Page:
“I’m not cutting any corners, I’m working out six days a week twice a day, I got a whole new team, a new trainer, a new manager, and a new promoter,” he said. “It’s totally revamped and I’m gonna give it one last final run. I’m only 29, but I’ve been around, and I’m not gonna be fighting until I’m 40 years old. This is my last run, and I think I’m finally dedicated the right way. I thought I was training right before and I convinced myself of that, but I wasn’t training hard. I’m training hard now. As you get older you get a little wiser and I know that there’s more out there for me to accomplish and I’m gonna do it.”
A year ago, George made a stab at middleweight, drawing with veteran David Lopez and losing to Truax. At the time, he was five months removed from a 12th round TKO loss to Adonis Stevenson in an IBF super middleweight title elimination bout, and one of the primary reasons for him moving eight pounds south was that the idea of facing punchers like the current light heavyweight champ on a regular basis wasn’t very appealing. But after struggles to make 160 ensued, he decided to give 168 another try, assuming that in terms of punchers, there is only one Stevenson.
“I realized that I cannot make 160 healthy,” said George, 24-4-2 with 21 KOs. “I did absolutely everything the right way to make 160 and it was just not coming off me. I thought I could make it and I just thought I wasn’t strong enough to fight with the Adonis Stevensons at 168. But when I go back and look at it, Adonis Stevenson is a super freak. (Laughs) He fights at 175 now and he’s the current champion and he’s a freak. I didn’t want to get hit like that anymore. If 168ers hit like this, I’m out of here because I know I don’t hit like that. Then it turns out he’s a super freak, megatron monster and he’s killing everybody at 175, and I felt a little better about myself at 168.”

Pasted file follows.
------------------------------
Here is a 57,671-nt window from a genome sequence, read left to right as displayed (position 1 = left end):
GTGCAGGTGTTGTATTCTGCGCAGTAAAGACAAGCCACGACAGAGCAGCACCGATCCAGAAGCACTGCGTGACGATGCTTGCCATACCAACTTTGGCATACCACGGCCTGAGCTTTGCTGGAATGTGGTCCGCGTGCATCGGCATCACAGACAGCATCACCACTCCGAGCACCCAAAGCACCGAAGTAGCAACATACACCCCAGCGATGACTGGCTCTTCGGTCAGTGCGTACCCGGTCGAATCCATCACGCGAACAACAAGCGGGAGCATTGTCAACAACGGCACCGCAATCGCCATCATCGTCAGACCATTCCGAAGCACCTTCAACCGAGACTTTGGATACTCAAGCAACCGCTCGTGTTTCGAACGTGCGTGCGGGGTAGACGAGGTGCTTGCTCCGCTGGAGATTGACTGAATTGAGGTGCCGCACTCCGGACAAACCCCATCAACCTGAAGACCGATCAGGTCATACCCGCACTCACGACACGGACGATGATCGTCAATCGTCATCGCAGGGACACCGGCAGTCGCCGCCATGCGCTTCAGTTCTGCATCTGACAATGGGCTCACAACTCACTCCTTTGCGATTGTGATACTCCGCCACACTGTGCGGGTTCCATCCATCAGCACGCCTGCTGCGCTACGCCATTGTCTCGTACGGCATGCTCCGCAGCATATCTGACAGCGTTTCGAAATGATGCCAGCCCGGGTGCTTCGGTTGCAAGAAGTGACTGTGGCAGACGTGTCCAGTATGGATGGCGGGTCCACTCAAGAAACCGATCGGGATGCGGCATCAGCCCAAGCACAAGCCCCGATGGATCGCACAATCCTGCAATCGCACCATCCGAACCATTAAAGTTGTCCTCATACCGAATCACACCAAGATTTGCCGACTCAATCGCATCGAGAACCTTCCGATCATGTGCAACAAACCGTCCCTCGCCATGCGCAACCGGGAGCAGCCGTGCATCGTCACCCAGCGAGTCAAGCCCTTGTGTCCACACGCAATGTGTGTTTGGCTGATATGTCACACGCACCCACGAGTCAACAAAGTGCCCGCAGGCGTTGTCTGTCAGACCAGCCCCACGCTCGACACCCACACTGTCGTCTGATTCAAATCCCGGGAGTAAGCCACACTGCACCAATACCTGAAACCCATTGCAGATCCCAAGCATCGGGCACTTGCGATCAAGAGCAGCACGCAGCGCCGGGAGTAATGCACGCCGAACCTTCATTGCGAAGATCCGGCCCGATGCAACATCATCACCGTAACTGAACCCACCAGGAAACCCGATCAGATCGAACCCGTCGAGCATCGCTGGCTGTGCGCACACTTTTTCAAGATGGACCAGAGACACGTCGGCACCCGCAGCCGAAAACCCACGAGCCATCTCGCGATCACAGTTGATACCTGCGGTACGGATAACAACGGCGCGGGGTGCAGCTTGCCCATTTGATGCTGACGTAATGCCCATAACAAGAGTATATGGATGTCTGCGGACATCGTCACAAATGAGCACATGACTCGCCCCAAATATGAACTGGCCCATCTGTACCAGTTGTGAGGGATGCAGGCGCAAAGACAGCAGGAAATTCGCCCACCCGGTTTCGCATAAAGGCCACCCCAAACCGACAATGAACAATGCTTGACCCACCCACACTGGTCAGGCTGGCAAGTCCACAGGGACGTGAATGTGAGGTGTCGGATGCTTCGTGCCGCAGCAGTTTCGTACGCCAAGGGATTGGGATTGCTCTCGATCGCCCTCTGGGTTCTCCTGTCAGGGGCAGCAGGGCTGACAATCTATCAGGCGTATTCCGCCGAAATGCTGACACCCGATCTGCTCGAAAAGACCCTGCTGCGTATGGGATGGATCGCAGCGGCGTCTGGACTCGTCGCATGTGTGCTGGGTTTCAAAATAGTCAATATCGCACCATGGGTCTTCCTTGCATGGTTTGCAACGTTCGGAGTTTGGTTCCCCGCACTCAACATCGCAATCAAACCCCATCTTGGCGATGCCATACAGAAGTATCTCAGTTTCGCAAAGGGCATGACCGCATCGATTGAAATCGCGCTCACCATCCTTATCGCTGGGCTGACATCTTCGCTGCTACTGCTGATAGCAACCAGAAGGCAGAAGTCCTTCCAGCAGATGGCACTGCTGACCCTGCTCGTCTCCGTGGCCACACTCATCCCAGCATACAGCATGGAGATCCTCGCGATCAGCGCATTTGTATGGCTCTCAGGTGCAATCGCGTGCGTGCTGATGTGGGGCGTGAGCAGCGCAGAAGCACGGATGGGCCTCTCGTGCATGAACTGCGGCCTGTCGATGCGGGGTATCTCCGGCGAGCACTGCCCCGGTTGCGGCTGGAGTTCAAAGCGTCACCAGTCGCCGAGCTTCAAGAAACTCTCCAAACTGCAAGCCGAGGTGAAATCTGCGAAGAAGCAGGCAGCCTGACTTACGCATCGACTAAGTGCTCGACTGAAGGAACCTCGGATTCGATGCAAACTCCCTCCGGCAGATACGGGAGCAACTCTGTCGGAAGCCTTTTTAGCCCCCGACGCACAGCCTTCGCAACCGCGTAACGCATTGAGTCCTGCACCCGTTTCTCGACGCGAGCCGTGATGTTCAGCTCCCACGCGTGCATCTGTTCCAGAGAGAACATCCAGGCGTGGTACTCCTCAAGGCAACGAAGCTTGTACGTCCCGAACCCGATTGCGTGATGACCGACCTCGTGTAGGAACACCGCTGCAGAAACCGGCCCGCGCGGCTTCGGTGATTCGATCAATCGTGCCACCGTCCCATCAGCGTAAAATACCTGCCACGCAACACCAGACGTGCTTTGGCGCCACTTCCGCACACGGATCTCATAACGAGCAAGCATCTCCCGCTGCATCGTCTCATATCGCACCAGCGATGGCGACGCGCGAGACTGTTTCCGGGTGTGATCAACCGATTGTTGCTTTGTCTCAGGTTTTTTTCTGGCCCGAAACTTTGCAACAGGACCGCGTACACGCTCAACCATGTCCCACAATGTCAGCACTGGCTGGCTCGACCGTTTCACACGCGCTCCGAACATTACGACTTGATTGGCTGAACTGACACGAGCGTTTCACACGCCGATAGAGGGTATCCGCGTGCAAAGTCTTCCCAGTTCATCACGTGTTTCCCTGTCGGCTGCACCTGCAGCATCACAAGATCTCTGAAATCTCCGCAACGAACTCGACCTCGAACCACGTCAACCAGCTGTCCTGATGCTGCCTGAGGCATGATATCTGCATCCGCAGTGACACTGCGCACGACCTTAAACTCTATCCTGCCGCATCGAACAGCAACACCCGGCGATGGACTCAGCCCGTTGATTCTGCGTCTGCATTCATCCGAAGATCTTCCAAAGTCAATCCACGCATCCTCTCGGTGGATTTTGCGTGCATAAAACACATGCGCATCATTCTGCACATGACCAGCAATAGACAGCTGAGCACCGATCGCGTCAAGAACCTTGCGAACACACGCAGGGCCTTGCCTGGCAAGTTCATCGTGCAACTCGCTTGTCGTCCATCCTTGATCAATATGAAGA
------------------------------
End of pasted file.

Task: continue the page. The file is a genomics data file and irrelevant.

The affable George laughs, knowing that this form of boxing logic is something that fighters often have to tell themselves to continue in the hardest game. But if he runs into another loss like the ones against Stevenson or Truax, it won’t be a laughing matter, and he says that he will be done.
“I promised my wife if I take another beating I will quit,” he said. “I’m not in this to get my head beat in. If you hear me talk, I’m kind of articulate in a very small way (Laughs) and kind of sharp, and I don’t feel like getting my brains beat in. So I’m gonna give it one last run at 168 and if it works out, God bless, and if it doesn’t, then it’s not in God’s plan for me. I don’t need the money that bad. I’m not totally uneducated that I can’t find a job and make a good living. I’ll be okay.”
George isn’t thinking negatively though; it’s all positive these days, and he admits that some of that has to do with the reality that for the first time in his decade-long pro career, he’ll be able to eat on the morning of the weigh in. It’s the little things sometimes, and as he begins his final run, he’s confident that whatever happens in the future, when he does decide to walk away, it will be on his own terms.
“I want to make history, I want to become a champion, and if I can’t, at least I tried my best,” he said. “As long as I can hold my head up high and be proud of myself, I don’t mind.”Tags: Donovan George